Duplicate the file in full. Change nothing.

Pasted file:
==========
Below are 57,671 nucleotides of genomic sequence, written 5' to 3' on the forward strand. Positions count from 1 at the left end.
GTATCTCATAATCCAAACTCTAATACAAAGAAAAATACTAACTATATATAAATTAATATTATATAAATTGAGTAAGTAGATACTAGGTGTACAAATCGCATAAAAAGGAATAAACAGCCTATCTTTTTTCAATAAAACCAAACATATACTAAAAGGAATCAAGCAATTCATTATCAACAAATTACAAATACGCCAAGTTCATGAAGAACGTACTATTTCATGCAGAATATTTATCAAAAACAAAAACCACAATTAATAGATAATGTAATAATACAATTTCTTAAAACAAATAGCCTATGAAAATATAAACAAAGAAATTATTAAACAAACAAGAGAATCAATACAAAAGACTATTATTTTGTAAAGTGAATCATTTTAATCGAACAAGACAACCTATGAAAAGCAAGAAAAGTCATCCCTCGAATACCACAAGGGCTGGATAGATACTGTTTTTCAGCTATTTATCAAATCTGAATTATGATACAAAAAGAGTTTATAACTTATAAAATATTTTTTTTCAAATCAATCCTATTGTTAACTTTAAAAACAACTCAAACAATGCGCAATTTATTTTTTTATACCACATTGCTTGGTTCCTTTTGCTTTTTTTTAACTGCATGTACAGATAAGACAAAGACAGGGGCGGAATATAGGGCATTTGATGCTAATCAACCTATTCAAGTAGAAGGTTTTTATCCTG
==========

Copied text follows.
Below are 57,671 nucleotides of genomic sequence, written 5' to 3' on the forward strand. Positions count from 1 at the left end.
GTATCTCATAATCCAAACTCTAATACAAAGAAAAATACTAACTATATATAAATTAATATTATATAAATTGAGTAAGTAGATACTAGGTGTACAAATCGCATAAAAAGGAATAAACAGCCTATCTTTTTTCAATAAAACCAAACATATACTAAAAGGAATCAAGCAATTCATTATCAACAAATTACAAATACGCCAAGTTCATGAAGAACGTACTATTTCATGCAGAATATTTATCAAAAACAAAAACCACAATTAATAGATAATGTAATAATACAATTTCTTAAAACAAATAGCCTATGAAAATATAAACAAAGAAATTATTAAACAAACAAGAGAATCAATACAAAAGACTATTATTTTGTAAAGTGAATCATTTTAATCGAACAAGACAACCTATGAAAAGCAAGAAAAGTCATCCCTCGAATACCACAAGGGCTGGATAGATACTGTTTTTCAGCTATTTATCAAATCTGAATTATGATACAAAAAGAGTTTATAACTTATAAAATATTTTTTTTCAAATCAATCCTATTGTTAACTTTAAAAACAACTCAAACAATGCGCAATTTATTTTTTTATACCACATTGCTTGGTTCCTTTTGCTTTTTTTTAACTGCATGTACAGATAAGACAAAGACAGGGGCGGAATATAGGGCATTTGATGCTAATCAACCTATTCAAGTAGAAGGTTTTTATCCTG